Transcript: Testimony of Professor Stephen Vladeck on possible reforms to the NSA surveillance programs – Oct. 29, 2013

Partial transcript of testimony of Stephen I. Vladeck, Professor at American University Washington College of Law, on possible reforms to the NSA’s surveillance programs before the House Intelligence Committee on Oct. 29, 2013:

…I think reasonable people will certainly continue to disagree about the proper scope of NSA’s surveillance authorities, whether under Section 215, Section 702 or other programs.

Rather than devote my brief time to taking sides in a debate that’s been thoroughly joined, I’d like to focus my testimony today on three brief propositions that I expand upon in my written statement – points in which we all actually have common cause.

So first, I think it’s important to keep in mind the extent to which these surveillance authorities should be calibrated as FISA was in 1978 in order to work around and avoid resolution of unresolved tensions in the Supreme Court’s Fourth Amendment jurisprudence.

Congress is of course free, and oftentimes must, legislate in the shadows of the Constitution and the gaps created by the Supreme Court’s case law. But there’s a significant risk when Congress does so, whereas such drafting into gaps empowers the government to act. The more expansively the executive branch fills those gaps, the more likely it is to invite judicial intervention and even circumscription if the courts are uneasy about the adequacy of the statutory limitations that the legislature has prescribed.

Indeed, as the pending lawsuits filed by the ACLU and EPIC among other illustrate, we may already be reaching the point in which the federal judiciary beyond the FISA court will be reviewing these programs.
Second, regardless of where one comes down on the merits, the inevitability of full-throated judicial review of these programs should provide its own impetus for meaningful reform. It’s obvious why those who question the government’s interpretation and underlying constitutionality of these authorities desire change. But even those who approve of programs such as bulk metadata collection and PRISM should also embrace reform if only to increase the likelihood that these programs will survive such judiciary review.

On the statutory side, it should follow that the more precise the fit between the substantive authorities Congress has provided and the specific programs that the government is undertaking, the more likely courts will uphold the executive branch’s understandings.

And with regard to constitutional considerations the clearer it is that these authorities include meaningful checks and balances, designs that minimize their impact on our constitutional rights and other privacy interests, the more likely courts will find to be consistent with the Fourth Amendment.

Third and perhaps most significantly, once we accept the urgency of some kind of FISA reform, we should also appreciate that there are any number of meaningful and responsible ways to get there from here, both with regard to reforming the substance of the government’s surveillance authorities and the processes through which they are exercised.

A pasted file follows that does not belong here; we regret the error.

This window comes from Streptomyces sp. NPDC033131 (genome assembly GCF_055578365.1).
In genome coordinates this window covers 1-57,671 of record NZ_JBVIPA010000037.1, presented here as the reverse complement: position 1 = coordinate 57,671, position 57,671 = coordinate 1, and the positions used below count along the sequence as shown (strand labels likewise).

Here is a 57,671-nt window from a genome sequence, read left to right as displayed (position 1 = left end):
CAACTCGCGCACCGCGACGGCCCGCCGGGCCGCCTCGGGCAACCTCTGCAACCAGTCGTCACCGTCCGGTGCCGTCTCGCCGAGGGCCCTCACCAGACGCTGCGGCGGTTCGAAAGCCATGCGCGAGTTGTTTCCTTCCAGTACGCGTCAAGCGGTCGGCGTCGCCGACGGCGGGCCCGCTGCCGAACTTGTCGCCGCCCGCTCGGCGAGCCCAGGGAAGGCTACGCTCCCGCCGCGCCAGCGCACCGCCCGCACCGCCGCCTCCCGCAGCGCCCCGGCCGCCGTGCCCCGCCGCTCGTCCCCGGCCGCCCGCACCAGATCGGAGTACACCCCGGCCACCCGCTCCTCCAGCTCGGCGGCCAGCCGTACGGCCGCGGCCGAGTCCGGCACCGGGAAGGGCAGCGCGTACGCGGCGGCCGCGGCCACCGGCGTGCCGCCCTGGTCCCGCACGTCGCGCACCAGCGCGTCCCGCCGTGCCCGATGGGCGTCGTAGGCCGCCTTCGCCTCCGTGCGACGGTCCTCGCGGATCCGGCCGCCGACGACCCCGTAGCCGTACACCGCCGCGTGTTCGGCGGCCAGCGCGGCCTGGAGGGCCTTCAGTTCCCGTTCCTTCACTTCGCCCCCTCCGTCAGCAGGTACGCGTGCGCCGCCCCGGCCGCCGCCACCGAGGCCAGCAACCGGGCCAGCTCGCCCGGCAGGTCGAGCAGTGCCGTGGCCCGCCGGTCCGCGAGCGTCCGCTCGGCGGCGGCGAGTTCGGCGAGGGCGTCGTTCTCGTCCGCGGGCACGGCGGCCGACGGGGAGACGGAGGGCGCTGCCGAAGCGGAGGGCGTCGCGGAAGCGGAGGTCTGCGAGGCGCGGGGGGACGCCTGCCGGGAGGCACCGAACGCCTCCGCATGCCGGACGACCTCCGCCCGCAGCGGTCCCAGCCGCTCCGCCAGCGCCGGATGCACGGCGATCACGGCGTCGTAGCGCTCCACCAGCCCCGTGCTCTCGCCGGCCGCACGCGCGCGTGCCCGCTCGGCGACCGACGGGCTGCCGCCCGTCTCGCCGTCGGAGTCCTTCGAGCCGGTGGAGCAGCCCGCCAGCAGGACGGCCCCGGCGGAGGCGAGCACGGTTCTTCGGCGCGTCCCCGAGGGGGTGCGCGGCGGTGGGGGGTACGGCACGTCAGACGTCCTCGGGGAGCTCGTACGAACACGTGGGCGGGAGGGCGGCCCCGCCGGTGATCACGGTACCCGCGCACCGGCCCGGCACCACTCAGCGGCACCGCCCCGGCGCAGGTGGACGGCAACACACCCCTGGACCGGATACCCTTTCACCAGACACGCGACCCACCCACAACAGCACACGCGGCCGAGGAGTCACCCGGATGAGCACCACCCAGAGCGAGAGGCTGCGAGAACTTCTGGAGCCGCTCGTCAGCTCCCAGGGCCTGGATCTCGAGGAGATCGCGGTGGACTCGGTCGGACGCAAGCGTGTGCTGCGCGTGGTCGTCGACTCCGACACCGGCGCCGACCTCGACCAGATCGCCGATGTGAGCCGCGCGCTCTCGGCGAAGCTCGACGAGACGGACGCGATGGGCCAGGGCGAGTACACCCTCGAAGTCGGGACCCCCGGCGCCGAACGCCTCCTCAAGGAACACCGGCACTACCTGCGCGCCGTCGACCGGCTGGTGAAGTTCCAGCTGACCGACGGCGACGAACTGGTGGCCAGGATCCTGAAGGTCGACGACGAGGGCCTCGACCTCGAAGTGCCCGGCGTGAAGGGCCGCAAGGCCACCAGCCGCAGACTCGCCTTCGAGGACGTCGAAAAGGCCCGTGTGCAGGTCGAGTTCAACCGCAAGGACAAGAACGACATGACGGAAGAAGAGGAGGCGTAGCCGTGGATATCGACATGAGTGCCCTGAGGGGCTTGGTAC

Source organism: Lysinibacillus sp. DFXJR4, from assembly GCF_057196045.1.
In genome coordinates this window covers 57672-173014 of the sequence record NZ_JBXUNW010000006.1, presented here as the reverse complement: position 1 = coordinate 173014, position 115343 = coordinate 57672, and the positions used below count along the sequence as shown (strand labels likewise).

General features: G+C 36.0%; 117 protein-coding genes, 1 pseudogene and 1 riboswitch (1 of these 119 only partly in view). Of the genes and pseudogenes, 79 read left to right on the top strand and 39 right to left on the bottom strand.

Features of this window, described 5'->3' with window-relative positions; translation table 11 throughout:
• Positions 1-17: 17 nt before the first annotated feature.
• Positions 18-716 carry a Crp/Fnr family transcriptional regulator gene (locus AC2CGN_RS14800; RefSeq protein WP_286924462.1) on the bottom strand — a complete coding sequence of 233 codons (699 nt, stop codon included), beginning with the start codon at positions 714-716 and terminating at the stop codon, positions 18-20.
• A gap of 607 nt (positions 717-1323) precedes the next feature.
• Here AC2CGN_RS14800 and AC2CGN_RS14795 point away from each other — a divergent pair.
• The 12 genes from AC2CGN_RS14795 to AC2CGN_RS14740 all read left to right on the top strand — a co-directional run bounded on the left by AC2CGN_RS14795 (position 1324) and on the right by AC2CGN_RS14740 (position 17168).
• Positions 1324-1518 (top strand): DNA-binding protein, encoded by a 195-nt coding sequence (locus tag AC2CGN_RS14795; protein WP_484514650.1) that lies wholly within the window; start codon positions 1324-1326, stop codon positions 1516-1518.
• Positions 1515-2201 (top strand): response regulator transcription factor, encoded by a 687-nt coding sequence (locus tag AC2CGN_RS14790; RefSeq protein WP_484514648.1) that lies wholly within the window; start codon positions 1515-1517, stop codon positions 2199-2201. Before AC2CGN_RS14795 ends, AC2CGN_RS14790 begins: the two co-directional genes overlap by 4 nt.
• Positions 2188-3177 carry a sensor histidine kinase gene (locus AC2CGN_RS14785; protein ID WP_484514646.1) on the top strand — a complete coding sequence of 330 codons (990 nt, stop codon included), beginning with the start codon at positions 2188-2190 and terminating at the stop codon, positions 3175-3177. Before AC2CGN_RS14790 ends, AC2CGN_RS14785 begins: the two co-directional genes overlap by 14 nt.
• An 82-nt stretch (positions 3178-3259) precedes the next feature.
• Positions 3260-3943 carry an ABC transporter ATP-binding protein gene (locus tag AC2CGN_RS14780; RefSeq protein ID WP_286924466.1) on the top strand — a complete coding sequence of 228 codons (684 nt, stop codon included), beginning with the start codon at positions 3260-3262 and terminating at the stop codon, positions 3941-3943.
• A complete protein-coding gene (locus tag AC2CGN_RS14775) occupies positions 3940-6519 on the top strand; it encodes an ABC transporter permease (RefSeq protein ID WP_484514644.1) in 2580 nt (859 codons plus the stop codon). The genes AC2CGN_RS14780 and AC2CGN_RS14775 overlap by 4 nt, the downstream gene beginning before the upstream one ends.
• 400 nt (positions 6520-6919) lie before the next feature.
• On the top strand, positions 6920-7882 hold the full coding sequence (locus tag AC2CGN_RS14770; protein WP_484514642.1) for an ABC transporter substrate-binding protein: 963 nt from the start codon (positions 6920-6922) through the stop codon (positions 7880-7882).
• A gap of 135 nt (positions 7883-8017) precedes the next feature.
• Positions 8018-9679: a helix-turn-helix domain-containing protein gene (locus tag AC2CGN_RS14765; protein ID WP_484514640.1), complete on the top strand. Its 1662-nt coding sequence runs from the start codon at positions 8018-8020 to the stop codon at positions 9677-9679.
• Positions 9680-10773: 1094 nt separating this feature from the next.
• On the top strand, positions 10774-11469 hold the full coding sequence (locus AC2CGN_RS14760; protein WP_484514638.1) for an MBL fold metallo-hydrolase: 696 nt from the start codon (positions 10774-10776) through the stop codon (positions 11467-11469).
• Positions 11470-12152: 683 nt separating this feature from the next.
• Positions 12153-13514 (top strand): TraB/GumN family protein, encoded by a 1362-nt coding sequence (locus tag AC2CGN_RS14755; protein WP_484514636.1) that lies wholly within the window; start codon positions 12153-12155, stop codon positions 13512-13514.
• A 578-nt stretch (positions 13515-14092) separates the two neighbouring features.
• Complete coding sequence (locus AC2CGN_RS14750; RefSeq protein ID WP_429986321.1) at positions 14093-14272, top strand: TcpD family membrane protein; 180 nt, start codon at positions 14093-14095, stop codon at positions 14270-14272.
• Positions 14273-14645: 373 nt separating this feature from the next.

On the substantive front, even if we can’t all agree on whether the controversial collection authorities should be scaled back in the abstract, Congress could certainly move to codify baseline minimization requirements for each content-based surveillance program rather than leaving them up to the discretion of the executive branch and the FISA court to better limit how the government is allowed to use the information it is collecting. Congress might then provide stiffer penalties for violations of those rules as a means of giving the minimization requirements teeth that for now they’re arguably lacking.

With regard to process, I also believe, perhaps contrary to my friend, Mr. Bradbury, that there’s much to commend proposals for some kind of special advocate to participate in at least some proceedings before the FISA court in order to present adversarial briefings and arguments and object in cases in which he believes the FISA court has erred. Indeed, Mr. Chairman, as you know, Congress when it enacted both Section 215 and Section 702 provided for exactly that kind of adversarial process. In many ways, that ship has already sailed.

There’s also plenty of room for Congress to bolster the existing notice requirements for cases in which the government seeks to use FISA-derived evidence in criminal prosecutions and to otherwise exert pressure on the FISA court to publicize its decisions to the maximum extent practicable.

And significantly, such reforms should not just focus on responding to the controversies of the moment, to the 215 and 702 programs. If we’ve learned nothing else from this summer, hopefully we’ve learned the value and importance of meaningful public discourse and debate on this whole bucket of issues and along with that the costs to the government of having to defend these programs only after damaging disclosures concerning their scope and their substance.

Ultimately, Mr. Chairman, regardless of which specific path Congress chooses to take, the critical point for present purpose is is that it is a false dichotomy to suggest, as some have, that the choice is between preserving the status quo and undermining the efficacy of these programs.

Simply put, sufficiently careful and comprehensive FISA reform will only further our national security while better protecting our civil liberties.

And for those who would say that the existing oversight mechanisms are sufficient because they are so voluminous, all I would say is anything is more than nothing.

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10 Comments on “Transcript: Testimony of Professor Stephen Vladeck on possible reforms to the NSA surveillance programs – Oct. 29, 2013

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